THE BIGGEST VARIABLE–PERCEIVED ORGANIZATIONAL SUPPORT Why, then, do some mentoring relationships work while others fail? What are the common threads between good mentoring relationships, and how can we use those threads to be leveraged towards success? Newer research indicates that perceived organizational support (POS)–the idea that an organization cares about its employees and is invested in their health and development–plays a crucial role in the relationship between mentors and proteges. This relationship feeds on itself and, over time, can play out perpetually within an organization. As POS increases, mentoring improves, and the amount of support proteges feel increases significantly. Perceived organizational support can even make better mentors out of those who normally wouldn’t pursue such relationships. A study conducted by Changya Hu of Taiwan’s National Chengi University, titled “When mentors feel supported: Relationships with mentoring functions and proteges’s perceived organizational support”, discovered that while mentor altruism predicted involved and effective mentor-protege relationships, mentors with low natural altruism did much better as mentors when they had a heightened sense of perceived organizational support.

OPTIMIZING POS: IT’S MENTORS ALL THE WAY DOWN Building up perceived organizational support starts from a simple premise: support your employees. More than that, however, POS increases most when the support employees receive comes from on high. Assistance and support from those with higher status, whether formal or informal, tends to generate greater gains in POS. Those who enjoy the clear respect and value of their superiors are typically seen as better representatives of what the organization values, and their support tends to come with more weight in organizational perception. Appropriately, a mentoring culture has a trickle-down aspect thanks to POS. Those who receive mentoring from their superiors feel supported and enthusiastic, and in turn become more supportive when it’s their turn to do the same mentoring. Building a company culture that values professional development and personal well-being leads to stronger mentoring, and vice versa. It can even make stronger mentors of those who don’t have an ounce of “natural teaching ability” in them. Part of the reason this works is the basic human understanding of reciprocity, or the idea that people should give back in equal measure with what they receive. Those who receive assistance from the company feel more comfortable providing that assistance in turn, whether it’s through horizontal mentoring activities or more traditional mentor-protegee relationships. An organization that does right by its employees is more likely to get good results when asking them to share their knowledge with each other.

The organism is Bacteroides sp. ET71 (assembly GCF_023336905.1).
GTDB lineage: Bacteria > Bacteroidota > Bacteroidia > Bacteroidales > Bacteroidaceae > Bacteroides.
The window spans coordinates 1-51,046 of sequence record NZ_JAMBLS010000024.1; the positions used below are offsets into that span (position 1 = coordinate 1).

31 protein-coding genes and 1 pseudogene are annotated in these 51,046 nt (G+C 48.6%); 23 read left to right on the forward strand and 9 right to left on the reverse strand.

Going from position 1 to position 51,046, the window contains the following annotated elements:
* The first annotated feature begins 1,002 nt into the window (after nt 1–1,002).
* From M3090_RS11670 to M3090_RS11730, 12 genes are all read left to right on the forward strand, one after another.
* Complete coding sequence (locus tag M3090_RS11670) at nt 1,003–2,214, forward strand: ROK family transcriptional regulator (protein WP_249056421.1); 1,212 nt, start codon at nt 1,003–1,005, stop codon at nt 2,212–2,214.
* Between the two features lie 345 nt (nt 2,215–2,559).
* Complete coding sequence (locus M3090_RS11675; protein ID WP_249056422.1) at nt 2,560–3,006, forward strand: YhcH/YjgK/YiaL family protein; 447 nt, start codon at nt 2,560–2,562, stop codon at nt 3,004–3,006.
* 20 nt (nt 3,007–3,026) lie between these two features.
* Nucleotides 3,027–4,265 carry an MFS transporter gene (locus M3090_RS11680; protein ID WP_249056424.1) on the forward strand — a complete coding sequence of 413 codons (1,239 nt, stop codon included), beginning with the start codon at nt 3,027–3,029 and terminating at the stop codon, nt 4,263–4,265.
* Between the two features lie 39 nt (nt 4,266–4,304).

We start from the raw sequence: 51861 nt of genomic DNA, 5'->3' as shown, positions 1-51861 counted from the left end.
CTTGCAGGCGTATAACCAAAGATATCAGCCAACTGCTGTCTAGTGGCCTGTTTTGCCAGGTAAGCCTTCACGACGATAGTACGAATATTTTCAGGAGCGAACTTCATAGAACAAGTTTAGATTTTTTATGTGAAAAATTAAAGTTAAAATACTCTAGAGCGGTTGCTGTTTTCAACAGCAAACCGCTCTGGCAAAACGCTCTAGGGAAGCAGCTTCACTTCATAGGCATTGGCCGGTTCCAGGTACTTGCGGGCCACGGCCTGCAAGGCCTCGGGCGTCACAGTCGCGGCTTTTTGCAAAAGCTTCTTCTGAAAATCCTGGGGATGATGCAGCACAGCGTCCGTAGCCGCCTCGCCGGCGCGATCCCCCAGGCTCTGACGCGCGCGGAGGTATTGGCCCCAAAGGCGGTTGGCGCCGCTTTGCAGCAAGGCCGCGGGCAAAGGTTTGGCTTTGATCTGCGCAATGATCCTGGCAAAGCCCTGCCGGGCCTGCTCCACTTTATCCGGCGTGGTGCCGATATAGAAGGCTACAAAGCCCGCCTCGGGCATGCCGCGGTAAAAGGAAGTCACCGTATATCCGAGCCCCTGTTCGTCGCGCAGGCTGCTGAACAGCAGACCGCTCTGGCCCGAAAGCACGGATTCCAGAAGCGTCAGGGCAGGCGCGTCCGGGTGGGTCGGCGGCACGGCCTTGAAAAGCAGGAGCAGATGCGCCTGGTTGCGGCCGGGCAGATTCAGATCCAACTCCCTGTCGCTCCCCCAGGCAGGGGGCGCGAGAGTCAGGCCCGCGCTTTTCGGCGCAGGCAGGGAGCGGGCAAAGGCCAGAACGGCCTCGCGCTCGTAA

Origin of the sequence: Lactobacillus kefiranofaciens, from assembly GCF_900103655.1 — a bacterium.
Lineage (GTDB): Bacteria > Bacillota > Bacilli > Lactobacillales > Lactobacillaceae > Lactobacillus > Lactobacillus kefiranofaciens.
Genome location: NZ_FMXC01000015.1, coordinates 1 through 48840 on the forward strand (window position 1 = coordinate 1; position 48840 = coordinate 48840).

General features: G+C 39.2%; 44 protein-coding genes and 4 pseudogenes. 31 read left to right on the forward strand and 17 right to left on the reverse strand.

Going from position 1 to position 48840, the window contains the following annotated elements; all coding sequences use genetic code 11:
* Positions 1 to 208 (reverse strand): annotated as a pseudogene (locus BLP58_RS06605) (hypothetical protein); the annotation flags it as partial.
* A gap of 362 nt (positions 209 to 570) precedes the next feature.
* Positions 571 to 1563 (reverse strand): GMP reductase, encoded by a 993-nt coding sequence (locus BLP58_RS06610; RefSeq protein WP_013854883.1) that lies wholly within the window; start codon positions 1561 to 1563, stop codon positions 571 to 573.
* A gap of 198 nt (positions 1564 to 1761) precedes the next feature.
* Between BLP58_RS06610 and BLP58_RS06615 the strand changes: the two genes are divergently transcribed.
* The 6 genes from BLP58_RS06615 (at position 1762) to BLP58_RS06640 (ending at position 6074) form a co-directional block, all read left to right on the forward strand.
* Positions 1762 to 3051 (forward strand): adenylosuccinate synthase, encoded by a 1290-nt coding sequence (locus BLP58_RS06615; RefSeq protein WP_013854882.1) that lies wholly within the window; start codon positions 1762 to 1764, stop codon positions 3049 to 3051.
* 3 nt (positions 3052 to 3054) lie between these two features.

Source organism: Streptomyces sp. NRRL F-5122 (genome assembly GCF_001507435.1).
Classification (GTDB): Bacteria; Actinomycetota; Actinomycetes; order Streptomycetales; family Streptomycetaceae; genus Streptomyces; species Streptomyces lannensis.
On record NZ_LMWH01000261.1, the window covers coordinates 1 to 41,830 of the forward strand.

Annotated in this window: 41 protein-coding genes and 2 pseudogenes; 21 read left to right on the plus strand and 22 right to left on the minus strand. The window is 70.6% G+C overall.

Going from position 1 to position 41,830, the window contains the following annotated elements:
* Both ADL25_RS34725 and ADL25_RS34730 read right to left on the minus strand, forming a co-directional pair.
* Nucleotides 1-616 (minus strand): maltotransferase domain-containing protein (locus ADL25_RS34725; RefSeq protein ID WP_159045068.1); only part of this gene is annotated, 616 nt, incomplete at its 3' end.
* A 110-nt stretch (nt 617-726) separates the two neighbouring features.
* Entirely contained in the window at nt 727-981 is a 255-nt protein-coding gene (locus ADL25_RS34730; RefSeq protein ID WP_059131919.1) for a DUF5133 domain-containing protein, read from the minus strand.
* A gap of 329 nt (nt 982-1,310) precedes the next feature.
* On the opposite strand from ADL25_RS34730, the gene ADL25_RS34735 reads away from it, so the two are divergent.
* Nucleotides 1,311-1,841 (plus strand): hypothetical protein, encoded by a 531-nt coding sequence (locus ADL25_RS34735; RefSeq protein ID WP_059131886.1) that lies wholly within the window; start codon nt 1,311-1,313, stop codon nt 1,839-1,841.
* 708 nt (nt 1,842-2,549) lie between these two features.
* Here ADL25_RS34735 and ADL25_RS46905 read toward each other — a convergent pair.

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INFORMAL AND DISCRETIONARY MENTORING: ADVANTAGES IN A POS MODEL Good mentoring isn’t always formalized and precise. Perceived organizational support increases when the proteges believe at least some of the actions are discretionary. In other words, if mentoring is strictly regimented, employees will just see it as part of going through the motions of working with a company, and the benefits of POS on them may dwindle. The benefits of existing POS for the mentors, however, will still persist, so many of the other advantages of a mentoring program should still apply. But, to get the absolute most out of mentoring, it cannot all be procedural. Those who are already in formal mentoring relationships should pursue more than the mandated minimum time spent evaluating, discussing, and otherwise working with their proteges. This type of discretionary assistance can continue to improve the perception of